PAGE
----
The topic of “homemade manure” is something I’ve written about quite a few times here on the blog (and elsewhere) over the years. I’ve grown to appreciate the concept even more in 2020, since it’s been even more important to be resourceful (especially early in the season).
I can’t even remember how long it’s been since I last had a source of farmyard manure, and our own supply of compostable kitchen scraps always become a precious commodity as the season progresses and my worm herds grow.
If you are new to “homemade manure” (HMM), the basic idea is that we are taking readily available (for the average homeowner) materials and creating a manure substitute that composting worms love.
Here is an equation that helps to explain:
“Food” + “Bedding” + “Living Material” + Moisture + Oxygen + Warmth + Time = Homemade Manure
If you want a habitat material, use mostly bedding, if you want something more nutritious, boost the amount of nitrogen-rich “foods” you are adding – it’s as simple as that!
Looking back at some of my earlier HMM “recipes” (I’ve included some links at end of this post), I shake my head a little over how much time/effort I sometimes put into making the stuff. One of my limited resources this (2020) season has been time, so it has become a lot more important to find ways to get things done as quickly as possible.
During the growing season up here, the most readily available nitrogen source comes in the form of green wastes from my yard. Grass clippings, comfrey, weeds all tend to be more abundant than kitchen scraps – so they become a very important worm food. (NOTE: they are a bit tricky to work with as-is, so I don’t recommend just adding them to a regular worm bin)
I have a good supply of paper wastes – eg scrap paper, paper bags, box cardboard, newsprint – so these tend to be my goto “bedding” materials. The only hassle is that they can take some time to prep (rip up etc).
For this HMM project one of the goals was to do as little work as possible!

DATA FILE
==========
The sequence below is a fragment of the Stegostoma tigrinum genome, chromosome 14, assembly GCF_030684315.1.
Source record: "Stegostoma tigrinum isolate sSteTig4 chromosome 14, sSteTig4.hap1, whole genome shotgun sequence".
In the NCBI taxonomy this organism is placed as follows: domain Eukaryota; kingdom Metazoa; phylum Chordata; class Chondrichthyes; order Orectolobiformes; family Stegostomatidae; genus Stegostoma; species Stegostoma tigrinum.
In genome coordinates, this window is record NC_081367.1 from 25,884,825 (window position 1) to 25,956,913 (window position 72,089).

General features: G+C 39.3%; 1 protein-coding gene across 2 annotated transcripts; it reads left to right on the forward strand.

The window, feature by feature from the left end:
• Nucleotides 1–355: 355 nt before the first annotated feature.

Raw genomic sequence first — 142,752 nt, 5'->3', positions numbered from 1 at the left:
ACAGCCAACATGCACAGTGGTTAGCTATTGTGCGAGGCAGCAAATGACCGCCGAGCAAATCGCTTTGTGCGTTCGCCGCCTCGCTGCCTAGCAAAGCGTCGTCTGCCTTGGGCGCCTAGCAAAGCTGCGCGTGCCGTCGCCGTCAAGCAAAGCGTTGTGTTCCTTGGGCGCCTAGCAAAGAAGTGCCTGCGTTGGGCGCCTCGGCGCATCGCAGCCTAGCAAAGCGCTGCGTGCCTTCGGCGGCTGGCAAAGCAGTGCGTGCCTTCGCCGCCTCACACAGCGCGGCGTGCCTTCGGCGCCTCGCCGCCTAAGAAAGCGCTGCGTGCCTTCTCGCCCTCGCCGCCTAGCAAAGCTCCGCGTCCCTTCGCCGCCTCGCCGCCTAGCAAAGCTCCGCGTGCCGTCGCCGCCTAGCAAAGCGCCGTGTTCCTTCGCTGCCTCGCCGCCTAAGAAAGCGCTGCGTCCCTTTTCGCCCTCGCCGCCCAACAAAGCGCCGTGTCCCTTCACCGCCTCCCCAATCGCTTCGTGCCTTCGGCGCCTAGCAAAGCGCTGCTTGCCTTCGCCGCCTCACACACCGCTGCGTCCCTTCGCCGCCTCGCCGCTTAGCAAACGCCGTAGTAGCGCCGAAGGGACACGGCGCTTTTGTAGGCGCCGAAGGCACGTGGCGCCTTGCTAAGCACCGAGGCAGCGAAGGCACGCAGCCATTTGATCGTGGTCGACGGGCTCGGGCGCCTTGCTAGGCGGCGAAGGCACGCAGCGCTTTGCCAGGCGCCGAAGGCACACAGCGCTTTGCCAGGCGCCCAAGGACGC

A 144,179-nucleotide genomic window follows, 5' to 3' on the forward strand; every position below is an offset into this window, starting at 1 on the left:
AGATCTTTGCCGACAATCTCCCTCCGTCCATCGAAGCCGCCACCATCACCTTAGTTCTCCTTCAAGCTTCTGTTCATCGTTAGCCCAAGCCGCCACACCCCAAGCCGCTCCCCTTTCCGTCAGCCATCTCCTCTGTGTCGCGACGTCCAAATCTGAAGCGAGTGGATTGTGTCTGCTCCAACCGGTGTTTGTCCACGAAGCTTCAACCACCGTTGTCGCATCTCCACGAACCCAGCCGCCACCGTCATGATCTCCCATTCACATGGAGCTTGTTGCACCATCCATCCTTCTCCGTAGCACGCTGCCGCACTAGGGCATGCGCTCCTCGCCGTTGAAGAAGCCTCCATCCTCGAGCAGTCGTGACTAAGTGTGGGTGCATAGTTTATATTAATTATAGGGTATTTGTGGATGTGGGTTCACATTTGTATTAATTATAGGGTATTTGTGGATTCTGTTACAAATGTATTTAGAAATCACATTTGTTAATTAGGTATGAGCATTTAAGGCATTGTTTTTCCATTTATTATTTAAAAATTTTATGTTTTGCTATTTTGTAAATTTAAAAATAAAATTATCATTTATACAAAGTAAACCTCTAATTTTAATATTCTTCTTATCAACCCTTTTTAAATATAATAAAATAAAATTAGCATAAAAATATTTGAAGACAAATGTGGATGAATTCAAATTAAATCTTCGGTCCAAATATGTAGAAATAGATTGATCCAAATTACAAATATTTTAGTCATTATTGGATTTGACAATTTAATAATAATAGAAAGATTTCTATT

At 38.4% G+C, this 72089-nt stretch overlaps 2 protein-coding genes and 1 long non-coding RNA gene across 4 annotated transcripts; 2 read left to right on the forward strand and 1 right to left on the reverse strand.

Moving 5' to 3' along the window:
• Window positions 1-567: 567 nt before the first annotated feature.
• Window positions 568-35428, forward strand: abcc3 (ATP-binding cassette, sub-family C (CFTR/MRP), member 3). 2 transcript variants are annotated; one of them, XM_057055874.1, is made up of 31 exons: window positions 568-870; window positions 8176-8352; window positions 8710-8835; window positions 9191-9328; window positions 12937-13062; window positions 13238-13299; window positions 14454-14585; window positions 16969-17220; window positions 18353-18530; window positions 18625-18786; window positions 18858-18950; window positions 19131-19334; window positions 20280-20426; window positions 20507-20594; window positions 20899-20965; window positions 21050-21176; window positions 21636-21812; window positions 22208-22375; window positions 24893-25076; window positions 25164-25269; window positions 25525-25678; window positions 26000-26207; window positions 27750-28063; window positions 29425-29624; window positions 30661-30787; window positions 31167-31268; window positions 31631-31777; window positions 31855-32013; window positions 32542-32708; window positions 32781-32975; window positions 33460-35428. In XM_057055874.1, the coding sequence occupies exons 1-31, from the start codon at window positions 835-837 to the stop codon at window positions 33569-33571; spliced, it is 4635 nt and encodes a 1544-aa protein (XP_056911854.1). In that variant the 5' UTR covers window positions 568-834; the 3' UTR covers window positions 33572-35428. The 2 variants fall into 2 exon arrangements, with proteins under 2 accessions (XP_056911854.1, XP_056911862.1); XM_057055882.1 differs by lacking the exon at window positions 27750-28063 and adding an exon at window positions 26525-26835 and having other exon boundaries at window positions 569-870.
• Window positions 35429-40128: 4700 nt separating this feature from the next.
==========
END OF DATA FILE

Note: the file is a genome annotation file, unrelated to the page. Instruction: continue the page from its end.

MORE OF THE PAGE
I still have the “holey bin” from my “Vermi-Fertilization & Watering System“. I’ve been planning to set it up as an in-ground worm bin – and still likely will – but figured it could serve as an effective HMM “brewing” vessel in the meantime.
The set up process was ridiculously easy. I started with a thick layer of newsprint and paper in the bottom of the bin, and then literally just added alternating layers of green wastes and paper all the way up. Until I ran out of weeds anyway!
I then gave it a solid watering – although decided to move it over to my vermicomposting planter part way through so as to take advantage of the water draining out of the bottom.
If you are wondering about “living material” – the weeds had enough dirt/compost associated with them that I knew the mix wouldn’t really require any microbial assistance. So I kept things nice and simple.
Over time as everything rots the level of material in the bin will go down. So, I will likely continue to add my alternating layers for a period of time before just leaving it be. When I cut the lawn the other day I added some paper and then some clippings to top things up a bit more.
A bin like this is great to keep in the sun since the extra heat will help to accelerate the break down process (and there are no worms to be concerned about), but I suspect I will need to water it fairly regularly with all those air holes.
I will be sure to let everyone know how it turns out!
** Now is the Time to Get Serious About Worm Composting - Save $40 on CG Ultimate PRO Bundle - Click >>Here<< to Learn More. **